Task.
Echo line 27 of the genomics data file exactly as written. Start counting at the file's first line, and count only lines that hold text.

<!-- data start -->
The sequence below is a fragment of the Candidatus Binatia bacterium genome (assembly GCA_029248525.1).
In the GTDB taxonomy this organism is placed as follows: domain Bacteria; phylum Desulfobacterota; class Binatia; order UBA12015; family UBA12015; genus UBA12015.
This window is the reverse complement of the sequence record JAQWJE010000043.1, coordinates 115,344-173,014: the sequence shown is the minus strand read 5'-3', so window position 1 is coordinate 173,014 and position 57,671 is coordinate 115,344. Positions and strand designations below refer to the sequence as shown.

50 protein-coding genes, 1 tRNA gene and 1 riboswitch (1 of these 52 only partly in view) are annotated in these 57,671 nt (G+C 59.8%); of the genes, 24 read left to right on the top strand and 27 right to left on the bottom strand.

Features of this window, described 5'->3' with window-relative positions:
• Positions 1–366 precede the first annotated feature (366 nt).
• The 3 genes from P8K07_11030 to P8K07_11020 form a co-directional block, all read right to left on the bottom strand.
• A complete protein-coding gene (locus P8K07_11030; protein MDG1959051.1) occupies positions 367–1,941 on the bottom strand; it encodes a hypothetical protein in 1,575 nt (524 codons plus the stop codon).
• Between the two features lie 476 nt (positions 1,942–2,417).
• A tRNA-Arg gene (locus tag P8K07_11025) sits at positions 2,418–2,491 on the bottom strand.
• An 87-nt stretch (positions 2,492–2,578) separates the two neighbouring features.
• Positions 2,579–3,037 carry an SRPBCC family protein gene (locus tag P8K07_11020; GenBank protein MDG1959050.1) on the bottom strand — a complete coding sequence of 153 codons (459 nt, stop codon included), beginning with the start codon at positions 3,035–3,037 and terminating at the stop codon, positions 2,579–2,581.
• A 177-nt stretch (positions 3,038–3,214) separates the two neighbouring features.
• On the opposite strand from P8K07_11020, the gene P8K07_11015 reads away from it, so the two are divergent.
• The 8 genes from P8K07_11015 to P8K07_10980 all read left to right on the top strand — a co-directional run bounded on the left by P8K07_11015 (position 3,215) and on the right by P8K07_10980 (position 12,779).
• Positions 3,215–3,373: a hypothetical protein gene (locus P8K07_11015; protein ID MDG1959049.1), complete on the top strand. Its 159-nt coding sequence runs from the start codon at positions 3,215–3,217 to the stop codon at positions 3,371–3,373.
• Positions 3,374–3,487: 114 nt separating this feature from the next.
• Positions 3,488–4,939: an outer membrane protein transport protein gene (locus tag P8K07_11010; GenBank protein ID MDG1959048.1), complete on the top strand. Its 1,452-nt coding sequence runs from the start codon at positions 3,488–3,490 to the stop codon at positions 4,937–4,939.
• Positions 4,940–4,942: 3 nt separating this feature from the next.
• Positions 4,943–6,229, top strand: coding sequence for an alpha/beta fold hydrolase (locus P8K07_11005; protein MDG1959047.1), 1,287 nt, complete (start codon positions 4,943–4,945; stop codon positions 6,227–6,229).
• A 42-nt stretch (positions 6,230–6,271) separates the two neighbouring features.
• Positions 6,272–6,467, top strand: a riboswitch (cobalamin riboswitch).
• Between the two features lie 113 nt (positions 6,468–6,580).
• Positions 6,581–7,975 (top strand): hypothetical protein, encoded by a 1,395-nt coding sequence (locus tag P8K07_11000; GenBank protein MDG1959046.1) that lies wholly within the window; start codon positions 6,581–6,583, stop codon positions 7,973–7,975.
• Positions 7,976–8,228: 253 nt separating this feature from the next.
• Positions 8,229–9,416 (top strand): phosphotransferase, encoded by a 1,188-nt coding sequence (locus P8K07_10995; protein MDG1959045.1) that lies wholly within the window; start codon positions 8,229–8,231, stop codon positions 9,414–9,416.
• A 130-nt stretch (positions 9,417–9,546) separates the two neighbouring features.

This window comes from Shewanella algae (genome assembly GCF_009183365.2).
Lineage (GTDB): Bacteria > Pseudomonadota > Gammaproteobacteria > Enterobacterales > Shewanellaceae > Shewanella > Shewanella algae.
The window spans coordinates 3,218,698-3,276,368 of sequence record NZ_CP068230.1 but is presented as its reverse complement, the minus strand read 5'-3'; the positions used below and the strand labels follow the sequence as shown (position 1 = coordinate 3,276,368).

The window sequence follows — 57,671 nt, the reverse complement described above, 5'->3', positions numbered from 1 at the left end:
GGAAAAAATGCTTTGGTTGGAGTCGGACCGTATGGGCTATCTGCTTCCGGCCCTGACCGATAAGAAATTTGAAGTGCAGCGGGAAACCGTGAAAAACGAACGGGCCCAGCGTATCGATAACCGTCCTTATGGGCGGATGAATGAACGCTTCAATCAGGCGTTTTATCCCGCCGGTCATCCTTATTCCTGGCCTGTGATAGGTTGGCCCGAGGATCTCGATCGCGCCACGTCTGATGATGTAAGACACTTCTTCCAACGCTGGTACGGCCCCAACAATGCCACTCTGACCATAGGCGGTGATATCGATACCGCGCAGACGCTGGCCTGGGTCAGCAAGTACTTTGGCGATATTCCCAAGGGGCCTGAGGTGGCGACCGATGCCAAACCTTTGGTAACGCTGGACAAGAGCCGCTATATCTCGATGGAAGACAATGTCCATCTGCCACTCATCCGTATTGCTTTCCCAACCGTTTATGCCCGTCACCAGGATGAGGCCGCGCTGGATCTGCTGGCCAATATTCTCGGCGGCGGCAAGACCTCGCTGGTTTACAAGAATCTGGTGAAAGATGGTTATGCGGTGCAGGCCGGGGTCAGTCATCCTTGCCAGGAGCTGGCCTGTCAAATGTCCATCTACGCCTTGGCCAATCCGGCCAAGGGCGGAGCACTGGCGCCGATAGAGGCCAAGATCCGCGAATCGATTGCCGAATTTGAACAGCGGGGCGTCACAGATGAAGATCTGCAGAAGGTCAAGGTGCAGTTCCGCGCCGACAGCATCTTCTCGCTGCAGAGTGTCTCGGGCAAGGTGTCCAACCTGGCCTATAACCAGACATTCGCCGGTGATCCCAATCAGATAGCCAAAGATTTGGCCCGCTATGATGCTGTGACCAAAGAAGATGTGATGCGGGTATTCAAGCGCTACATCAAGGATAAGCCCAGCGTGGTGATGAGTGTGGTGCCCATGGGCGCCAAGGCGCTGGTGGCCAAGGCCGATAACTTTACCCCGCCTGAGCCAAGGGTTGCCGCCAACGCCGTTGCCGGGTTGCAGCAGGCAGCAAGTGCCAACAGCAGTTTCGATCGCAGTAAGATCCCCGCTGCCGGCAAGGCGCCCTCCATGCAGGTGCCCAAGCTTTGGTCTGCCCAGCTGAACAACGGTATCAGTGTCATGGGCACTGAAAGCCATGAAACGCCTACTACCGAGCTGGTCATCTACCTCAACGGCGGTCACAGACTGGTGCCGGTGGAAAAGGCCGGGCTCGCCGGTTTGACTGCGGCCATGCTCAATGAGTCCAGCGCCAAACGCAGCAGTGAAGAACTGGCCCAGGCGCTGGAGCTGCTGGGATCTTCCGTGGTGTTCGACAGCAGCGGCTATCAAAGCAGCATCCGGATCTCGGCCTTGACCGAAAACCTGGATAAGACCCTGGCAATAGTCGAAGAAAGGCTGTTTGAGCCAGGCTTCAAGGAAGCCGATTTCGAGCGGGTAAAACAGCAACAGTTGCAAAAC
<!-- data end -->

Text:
• A 130-nt stretch (positions 9,417–9,546) separates the two neighbouring features.